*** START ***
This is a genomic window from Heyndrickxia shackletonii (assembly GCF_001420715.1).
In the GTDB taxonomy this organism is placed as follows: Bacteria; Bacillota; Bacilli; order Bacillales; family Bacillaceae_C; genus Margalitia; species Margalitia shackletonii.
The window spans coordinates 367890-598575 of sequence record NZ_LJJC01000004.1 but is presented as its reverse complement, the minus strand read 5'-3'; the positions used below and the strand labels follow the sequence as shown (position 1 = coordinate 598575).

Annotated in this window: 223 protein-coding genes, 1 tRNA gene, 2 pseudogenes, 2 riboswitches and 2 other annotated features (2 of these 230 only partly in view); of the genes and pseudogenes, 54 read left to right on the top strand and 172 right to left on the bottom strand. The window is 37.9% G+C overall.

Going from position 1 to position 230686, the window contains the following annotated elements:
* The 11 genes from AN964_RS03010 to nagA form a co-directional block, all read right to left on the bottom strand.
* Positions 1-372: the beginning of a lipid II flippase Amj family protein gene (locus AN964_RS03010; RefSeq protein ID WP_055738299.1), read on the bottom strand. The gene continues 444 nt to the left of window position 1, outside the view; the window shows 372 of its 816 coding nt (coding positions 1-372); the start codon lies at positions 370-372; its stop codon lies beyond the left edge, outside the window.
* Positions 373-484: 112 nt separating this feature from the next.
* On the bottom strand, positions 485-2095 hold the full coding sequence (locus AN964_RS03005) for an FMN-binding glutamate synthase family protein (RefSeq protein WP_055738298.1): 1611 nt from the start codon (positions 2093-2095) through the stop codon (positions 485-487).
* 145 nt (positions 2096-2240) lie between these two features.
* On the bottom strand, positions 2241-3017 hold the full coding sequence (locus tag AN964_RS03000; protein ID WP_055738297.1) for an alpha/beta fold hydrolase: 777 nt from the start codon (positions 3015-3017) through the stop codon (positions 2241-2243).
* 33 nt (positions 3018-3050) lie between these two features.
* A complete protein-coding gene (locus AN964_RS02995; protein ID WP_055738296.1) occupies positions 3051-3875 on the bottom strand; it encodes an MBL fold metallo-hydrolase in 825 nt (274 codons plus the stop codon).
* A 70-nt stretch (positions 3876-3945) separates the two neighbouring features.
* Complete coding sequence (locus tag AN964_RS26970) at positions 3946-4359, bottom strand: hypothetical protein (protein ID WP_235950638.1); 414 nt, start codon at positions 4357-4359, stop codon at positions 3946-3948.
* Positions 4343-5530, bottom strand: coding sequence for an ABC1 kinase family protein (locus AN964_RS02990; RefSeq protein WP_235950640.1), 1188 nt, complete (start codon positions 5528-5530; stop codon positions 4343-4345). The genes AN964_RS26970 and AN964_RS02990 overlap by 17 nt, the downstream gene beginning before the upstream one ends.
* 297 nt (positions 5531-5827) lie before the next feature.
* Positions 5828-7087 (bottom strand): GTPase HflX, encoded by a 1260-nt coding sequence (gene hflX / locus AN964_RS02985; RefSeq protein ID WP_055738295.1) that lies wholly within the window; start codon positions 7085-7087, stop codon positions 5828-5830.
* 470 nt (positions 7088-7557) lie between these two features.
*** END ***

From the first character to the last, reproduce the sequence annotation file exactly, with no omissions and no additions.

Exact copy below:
This is a genomic window from Heyndrickxia shackletonii (assembly GCF_001420715.1).
In the GTDB taxonomy this organism is placed as follows: Bacteria; Bacillota; Bacilli; order Bacillales; family Bacillaceae_C; genus Margalitia; species Margalitia shackletonii.
The window spans coordinates 367890-598575 of sequence record NZ_LJJC01000004.1 but is presented as its reverse complement, the minus strand read 5'-3'; the positions used below and the strand labels follow the sequence as shown (position 1 = coordinate 598575).

Annotated in this window: 223 protein-coding genes, 1 tRNA gene, 2 pseudogenes, 2 riboswitches and 2 other annotated features (2 of these 230 only partly in view); of the genes and pseudogenes, 54 read left to right on the top strand and 172 right to left on the bottom strand. The window is 37.9% G+C overall.

Going from position 1 to position 230686, the window contains the following annotated elements:
* The 11 genes from AN964_RS03010 to nagA form a co-directional block, all read right to left on the bottom strand.
* Positions 1-372: the beginning of a lipid II flippase Amj family protein gene (locus AN964_RS03010; RefSeq protein ID WP_055738299.1), read on the bottom strand. The gene continues 444 nt to the left of window position 1, outside the view; the window shows 372 of its 816 coding nt (coding positions 1-372); the start codon lies at positions 370-372; its stop codon lies beyond the left edge, outside the window.
* Positions 373-484: 112 nt separating this feature from the next.
* On the bottom strand, positions 485-2095 hold the full coding sequence (locus AN964_RS03005) for an FMN-binding glutamate synthase family protein (RefSeq protein WP_055738298.1): 1611 nt from the start codon (positions 2093-2095) through the stop codon (positions 485-487).
* 145 nt (positions 2096-2240) lie between these two features.
* On the bottom strand, positions 2241-3017 hold the full coding sequence (locus tag AN964_RS03000; protein ID WP_055738297.1) for an alpha/beta fold hydrolase: 777 nt from the start codon (positions 3015-3017) through the stop codon (positions 2241-2243).
* 33 nt (positions 3018-3050) lie between these two features.
* A complete protein-coding gene (locus AN964_RS02995; protein ID WP_055738296.1) occupies positions 3051-3875 on the bottom strand; it encodes an MBL fold metallo-hydrolase in 825 nt (274 codons plus the stop codon).
* A 70-nt stretch (positions 3876-3945) separates the two neighbouring features.
* Complete coding sequence (locus tag AN964_RS26970) at positions 3946-4359, bottom strand: hypothetical protein (protein ID WP_235950638.1); 414 nt, start codon at positions 4357-4359, stop codon at positions 3946-3948.
* Positions 4343-5530, bottom strand: coding sequence for an ABC1 kinase family protein (locus AN964_RS02990; RefSeq protein WP_235950640.1), 1188 nt, complete (start codon positions 5528-5530; stop codon positions 4343-4345). The genes AN964_RS26970 and AN964_RS02990 overlap by 17 nt, the downstream gene beginning before the upstream one ends.
* 297 nt (positions 5531-5827) lie before the next feature.
* Positions 5828-7087 (bottom strand): GTPase HflX, encoded by a 1260-nt coding sequence (gene hflX / locus AN964_RS02985; RefSeq protein ID WP_055738295.1) that lies wholly within the window; start codon positions 7085-7087, stop codon positions 5828-5830.
* 470 nt (positions 7088-7557) lie between these two features.